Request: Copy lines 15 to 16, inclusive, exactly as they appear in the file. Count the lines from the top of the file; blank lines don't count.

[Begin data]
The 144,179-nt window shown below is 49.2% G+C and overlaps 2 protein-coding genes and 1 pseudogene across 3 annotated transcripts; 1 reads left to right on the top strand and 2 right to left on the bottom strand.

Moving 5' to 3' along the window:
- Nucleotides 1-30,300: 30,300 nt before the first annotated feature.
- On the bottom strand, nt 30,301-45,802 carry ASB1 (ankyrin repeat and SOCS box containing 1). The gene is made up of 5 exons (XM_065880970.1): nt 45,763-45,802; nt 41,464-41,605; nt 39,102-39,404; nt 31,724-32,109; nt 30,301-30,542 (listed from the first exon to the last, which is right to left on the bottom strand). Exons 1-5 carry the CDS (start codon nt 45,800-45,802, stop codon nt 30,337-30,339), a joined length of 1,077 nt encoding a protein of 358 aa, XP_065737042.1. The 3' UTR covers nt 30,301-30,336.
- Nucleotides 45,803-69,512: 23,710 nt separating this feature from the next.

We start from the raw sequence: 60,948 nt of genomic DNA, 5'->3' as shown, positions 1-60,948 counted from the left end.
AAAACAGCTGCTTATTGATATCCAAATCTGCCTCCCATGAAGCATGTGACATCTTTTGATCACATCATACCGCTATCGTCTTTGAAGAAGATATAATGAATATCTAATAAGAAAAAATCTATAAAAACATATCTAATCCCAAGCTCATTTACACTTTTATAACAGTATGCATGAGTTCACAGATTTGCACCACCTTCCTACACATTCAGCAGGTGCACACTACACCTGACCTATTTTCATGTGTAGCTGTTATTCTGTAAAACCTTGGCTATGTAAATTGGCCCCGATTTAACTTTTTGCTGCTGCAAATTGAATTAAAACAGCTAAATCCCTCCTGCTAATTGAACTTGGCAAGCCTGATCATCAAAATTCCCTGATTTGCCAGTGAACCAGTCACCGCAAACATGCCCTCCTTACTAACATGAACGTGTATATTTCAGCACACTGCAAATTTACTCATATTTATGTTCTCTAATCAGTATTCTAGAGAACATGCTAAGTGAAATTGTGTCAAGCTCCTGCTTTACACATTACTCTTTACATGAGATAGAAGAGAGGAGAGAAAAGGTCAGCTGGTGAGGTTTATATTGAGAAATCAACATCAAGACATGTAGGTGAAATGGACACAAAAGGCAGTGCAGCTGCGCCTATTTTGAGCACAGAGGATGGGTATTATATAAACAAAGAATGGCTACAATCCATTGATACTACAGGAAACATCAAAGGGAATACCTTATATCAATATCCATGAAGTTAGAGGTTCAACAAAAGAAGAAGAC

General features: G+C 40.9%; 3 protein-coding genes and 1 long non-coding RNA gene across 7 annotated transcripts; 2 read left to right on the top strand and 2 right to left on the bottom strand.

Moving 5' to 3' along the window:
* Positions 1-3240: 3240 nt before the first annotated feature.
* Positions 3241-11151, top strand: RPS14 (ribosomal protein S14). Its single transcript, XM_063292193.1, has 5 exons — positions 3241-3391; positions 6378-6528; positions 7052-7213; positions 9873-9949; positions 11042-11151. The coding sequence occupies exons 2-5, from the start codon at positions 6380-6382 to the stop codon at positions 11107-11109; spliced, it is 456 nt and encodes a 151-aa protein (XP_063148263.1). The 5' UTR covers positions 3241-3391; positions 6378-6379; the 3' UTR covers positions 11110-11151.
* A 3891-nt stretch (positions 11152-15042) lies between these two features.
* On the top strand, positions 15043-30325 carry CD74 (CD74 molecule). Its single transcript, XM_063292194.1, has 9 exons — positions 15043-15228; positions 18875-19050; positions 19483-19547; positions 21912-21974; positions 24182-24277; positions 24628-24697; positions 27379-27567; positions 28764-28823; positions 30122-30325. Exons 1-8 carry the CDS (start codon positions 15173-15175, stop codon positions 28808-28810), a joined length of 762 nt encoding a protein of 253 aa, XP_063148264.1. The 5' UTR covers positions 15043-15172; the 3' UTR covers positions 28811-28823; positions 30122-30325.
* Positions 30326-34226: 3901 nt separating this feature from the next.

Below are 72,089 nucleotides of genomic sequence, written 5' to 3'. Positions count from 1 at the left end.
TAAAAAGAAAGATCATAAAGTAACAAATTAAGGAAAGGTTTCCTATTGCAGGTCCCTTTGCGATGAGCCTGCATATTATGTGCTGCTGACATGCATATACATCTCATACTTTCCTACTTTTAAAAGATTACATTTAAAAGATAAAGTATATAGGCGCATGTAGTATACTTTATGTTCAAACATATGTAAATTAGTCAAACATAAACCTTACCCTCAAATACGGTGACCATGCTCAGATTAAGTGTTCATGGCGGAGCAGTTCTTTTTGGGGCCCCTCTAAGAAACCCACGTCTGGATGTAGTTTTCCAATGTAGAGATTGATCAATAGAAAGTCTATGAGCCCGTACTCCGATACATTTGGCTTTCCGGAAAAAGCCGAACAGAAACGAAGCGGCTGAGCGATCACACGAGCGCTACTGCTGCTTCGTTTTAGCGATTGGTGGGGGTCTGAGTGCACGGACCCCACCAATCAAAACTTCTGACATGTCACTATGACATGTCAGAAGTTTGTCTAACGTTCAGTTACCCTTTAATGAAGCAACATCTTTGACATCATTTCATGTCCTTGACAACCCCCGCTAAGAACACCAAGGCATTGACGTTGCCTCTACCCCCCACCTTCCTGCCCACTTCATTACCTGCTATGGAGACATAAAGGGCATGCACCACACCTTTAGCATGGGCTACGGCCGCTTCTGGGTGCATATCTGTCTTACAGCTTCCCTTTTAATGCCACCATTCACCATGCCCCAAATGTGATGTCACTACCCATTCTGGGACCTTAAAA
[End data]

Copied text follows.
Below are 72,089 nucleotides of genomic sequence, written 5' to 3'. Positions count from 1 at the left end.
TAAAAAGAAAGATCATAAAGTAACAAATTAAGGAAAGGTTTCCTATTGCAGGTCCCTTTGCGATGAGCCTGCATATTATGTGCTGCTGACATGCATATACATCTCATACTTTCCTACTTTTAAAAGATTACATTTAAAAGATAAAGTATATAGGCGCATGTAGTATACTTTATGTTCAAACATATGTAAATTAGTCAAACATAAACCTTACCCTCAAATACGGTGACCATGCTCAGATTAAGTGTTCATGGCGGAGCAGTTCTTTTTGGGGCCCCTCTAAGAAACCCACGTCTGGATGTAGTTTTCCAATGTAGAGATTGATCAATAGAAAGTCTATGAGCCCGTACTCCGATACATTTGGCTTTCCGGAAAAAGCCGAACAGAAACGAAGCGGCTGAGCGATCACACGAGCGCTACTGCTGCTTCGTTTTAGCGATTGGTGGGGGTCTGAGTGCACGGACCCCACCAATCAAAACTTCTGACATGTCACTATGACATGTCAGAAGTTTGTCTAACGTTCAGTTACCCTTTAATGAAGCAACATCTTTGACATCATTTCATGTCCTTGACAACCCCCGCTAAGAACACCAAGGCATTGACGTTGCCTCTACCCCCCACCTTCCTGCCCACTTCATTACCTGCTATGGAGACATAAAGGGCATGCACCACACCTTTAGCATGGGCTACGGCCGCTTCTGGGTGCATATCTGTCTTACAGCTTCCCTTTTAATGCCACCATTCACCATGCCCCAAATGTGATGTCACTACCCATTCTGGGACCTTAAAA